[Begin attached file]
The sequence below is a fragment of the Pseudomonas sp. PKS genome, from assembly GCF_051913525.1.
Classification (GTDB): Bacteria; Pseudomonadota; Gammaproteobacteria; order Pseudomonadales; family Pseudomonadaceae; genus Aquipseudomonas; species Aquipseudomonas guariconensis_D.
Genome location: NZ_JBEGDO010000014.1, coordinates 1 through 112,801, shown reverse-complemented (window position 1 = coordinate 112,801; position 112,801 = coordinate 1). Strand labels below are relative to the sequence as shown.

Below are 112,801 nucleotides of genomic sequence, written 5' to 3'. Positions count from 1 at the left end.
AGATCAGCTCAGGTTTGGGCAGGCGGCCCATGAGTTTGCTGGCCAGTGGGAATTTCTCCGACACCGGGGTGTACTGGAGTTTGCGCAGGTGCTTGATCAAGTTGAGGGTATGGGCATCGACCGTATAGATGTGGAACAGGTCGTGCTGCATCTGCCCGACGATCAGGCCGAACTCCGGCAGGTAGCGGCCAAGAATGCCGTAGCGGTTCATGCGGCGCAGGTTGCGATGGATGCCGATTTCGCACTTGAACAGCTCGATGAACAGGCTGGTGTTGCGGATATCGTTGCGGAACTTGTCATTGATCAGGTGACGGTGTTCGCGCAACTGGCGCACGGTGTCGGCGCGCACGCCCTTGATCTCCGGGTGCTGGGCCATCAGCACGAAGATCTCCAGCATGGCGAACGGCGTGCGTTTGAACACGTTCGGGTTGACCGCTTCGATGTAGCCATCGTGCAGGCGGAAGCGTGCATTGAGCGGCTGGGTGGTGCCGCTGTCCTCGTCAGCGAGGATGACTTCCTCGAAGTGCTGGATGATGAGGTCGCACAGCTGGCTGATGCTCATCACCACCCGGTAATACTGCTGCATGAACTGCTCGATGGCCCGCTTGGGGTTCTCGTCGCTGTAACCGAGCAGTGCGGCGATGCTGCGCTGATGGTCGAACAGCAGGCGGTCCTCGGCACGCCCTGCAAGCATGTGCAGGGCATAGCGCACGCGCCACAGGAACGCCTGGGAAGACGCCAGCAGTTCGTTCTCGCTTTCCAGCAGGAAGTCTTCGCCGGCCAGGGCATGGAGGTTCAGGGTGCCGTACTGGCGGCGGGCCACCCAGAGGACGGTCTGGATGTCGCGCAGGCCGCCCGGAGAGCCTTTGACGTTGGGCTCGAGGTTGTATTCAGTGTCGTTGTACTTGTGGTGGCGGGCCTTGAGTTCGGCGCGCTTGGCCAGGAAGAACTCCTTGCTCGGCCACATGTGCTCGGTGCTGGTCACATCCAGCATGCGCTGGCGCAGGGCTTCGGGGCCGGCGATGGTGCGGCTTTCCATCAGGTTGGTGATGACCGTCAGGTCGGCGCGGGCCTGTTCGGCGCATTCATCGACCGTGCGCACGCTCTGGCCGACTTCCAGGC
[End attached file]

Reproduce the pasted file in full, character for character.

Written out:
The sequence below is a fragment of the Pseudomonas sp. PKS genome, from assembly GCF_051913525.1.
Classification (GTDB): Bacteria; Pseudomonadota; Gammaproteobacteria; order Pseudomonadales; family Pseudomonadaceae; genus Aquipseudomonas; species Aquipseudomonas guariconensis_D.
Genome location: NZ_JBEGDO010000014.1, coordinates 1 through 112,801, shown reverse-complemented (window position 1 = coordinate 112,801; position 112,801 = coordinate 1). Strand labels below are relative to the sequence as shown.

Below are 112,801 nucleotides of genomic sequence, written 5' to 3'. Positions count from 1 at the left end.
AGATCAGCTCAGGTTTGGGCAGGCGGCCCATGAGTTTGCTGGCCAGTGGGAATTTCTCCGACACCGGGGTGTACTGGAGTTTGCGCAGGTGCTTGATCAAGTTGAGGGTATGGGCATCGACCGTATAGATGTGGAACAGGTCGTGCTGCATCTGCCCGACGATCAGGCCGAACTCCGGCAGGTAGCGGCCAAGAATGCCGTAGCGGTTCATGCGGCGCAGGTTGCGATGGATGCCGATTTCGCACTTGAACAGCTCGATGAACAGGCTGGTGTTGCGGATATCGTTGCGGAACTTGTCATTGATCAGGTGACGGTGTTCGCGCAACTGGCGCACGGTGTCGGCGCGCACGCCCTTGATCTCCGGGTGCTGGGCCATCAGCACGAAGATCTCCAGCATGGCGAACGGCGTGCGTTTGAACACGTTCGGGTTGACCGCTTCGATGTAGCCATCGTGCAGGCGGAAGCGTGCATTGAGCGGCTGGGTGGTGCCGCTGTCCTCGTCAGCGAGGATGACTTCCTCGAAGTGCTGGATGATGAGGTCGCACAGCTGGCTGATGCTCATCACCACCCGGTAATACTGCTGCATGAACTGCTCGATGGCCCGCTTGGGGTTCTCGTCGCTGTAACCGAGCAGTGCGGCGATGCTGCGCTGATGGTCGAACAGCAGGCGGTCCTCGGCACGCCCTGCAAGCATGTGCAGGGCATAGCGCACGCGCCACAGGAACGCCTGGGAAGACGCCAGCAGTTCGTTCTCGCTTTCCAGCAGGAAGTCTTCGCCGGCCAGGGCATGGAGGTTCAGGGTGCCGTACTGGCGGCGGGCCACCCAGAGGACGGTCTGGATGTCGCGCAGGCCGCCCGGAGAGCCTTTGACGTTGGGCTCGAGGTTGTATTCAGTGTCGTTGTACTTGTGGTGGCGGGCCTTGAGTTCGGCGCGCTTGGCCAGGAAGAACTCCTTGCTCGGCCACATGTGCTCGGTGCTGGTCACATCCAGCATGCGCTGGCGCAGGGCTTCGGGGCCGGCGATGGTGCGGCTTTCCATCAGGTTGGTGATGACCGTCAGGTCGGCGCGGGCCTGTTCGGCGCATTCATCGACCGTGCGCACGCTCTGGCCGACTTCCAGGC